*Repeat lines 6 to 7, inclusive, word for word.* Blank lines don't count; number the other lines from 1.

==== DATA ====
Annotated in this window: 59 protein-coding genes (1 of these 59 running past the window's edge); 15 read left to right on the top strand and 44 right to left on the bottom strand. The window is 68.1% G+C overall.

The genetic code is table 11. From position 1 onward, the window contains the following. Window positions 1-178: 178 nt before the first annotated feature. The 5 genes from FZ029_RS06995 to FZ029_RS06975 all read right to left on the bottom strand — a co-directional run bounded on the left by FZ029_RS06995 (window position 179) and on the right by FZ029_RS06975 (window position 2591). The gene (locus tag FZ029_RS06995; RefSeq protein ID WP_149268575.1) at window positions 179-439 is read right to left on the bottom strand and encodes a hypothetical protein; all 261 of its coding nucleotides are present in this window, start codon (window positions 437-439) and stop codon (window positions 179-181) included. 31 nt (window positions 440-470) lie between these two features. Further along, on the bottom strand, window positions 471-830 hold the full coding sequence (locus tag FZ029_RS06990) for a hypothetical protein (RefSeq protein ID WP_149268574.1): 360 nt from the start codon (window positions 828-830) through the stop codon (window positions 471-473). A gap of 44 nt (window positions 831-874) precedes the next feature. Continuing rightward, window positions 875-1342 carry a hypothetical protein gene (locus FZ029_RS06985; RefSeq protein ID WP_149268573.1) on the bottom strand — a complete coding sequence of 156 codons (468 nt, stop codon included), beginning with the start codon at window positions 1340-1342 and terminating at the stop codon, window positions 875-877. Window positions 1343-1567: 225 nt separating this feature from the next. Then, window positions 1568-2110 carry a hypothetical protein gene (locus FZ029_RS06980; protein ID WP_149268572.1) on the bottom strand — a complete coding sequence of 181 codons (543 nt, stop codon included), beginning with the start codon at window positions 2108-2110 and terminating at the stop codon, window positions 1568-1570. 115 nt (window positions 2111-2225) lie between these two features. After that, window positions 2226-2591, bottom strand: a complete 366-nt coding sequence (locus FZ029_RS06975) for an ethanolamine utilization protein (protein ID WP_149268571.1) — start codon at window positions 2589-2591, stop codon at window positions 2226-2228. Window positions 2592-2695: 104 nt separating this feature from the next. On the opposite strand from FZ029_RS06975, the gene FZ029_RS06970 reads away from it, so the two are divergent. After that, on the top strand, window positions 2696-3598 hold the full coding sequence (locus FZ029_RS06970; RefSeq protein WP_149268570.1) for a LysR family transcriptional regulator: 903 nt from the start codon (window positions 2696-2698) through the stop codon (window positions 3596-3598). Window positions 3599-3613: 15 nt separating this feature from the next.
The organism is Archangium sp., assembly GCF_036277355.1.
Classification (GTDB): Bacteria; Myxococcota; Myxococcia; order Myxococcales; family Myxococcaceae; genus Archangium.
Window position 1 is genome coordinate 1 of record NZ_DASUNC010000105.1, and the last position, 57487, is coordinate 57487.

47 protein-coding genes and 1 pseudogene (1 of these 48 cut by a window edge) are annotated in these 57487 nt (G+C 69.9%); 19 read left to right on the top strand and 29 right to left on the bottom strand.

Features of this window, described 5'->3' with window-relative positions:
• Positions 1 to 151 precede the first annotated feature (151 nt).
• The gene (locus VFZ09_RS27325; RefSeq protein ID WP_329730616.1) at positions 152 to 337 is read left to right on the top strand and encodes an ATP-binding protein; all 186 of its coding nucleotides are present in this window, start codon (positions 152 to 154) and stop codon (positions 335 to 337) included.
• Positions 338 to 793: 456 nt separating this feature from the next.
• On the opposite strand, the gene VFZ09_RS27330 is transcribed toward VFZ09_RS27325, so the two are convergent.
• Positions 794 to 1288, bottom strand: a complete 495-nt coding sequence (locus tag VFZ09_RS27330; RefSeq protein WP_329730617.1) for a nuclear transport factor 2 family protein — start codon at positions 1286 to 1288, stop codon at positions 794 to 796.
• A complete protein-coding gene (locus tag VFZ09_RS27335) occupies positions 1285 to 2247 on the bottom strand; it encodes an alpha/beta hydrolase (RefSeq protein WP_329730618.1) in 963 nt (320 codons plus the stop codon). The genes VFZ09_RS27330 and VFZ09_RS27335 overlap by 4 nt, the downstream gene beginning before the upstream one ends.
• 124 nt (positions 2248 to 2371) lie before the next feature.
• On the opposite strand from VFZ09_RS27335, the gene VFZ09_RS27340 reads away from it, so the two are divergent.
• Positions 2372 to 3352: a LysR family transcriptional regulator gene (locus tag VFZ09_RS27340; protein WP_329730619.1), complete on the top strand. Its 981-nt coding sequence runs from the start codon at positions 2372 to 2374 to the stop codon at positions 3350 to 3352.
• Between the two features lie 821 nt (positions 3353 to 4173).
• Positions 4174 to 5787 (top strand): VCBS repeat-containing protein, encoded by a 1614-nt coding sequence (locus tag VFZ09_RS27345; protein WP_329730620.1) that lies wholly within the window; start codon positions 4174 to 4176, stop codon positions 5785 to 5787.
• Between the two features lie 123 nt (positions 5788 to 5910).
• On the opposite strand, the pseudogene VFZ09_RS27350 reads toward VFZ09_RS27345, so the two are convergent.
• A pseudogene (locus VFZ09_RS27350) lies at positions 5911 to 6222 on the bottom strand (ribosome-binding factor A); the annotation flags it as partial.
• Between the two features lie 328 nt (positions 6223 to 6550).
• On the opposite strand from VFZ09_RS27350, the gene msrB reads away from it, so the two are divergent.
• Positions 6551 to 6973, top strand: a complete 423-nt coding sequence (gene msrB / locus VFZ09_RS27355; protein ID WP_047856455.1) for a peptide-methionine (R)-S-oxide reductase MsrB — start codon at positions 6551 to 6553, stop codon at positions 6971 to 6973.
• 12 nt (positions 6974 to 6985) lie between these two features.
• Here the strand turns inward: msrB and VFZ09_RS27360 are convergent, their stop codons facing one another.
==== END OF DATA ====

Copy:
47 protein-coding genes and 1 pseudogene (1 of these 48 cut by a window edge) are annotated in these 57487 nt (G+C 69.9%); 19 read left to right on the top strand and 29 right to left on the bottom strand.

Features of this window, described 5'->3' with window-relative positions: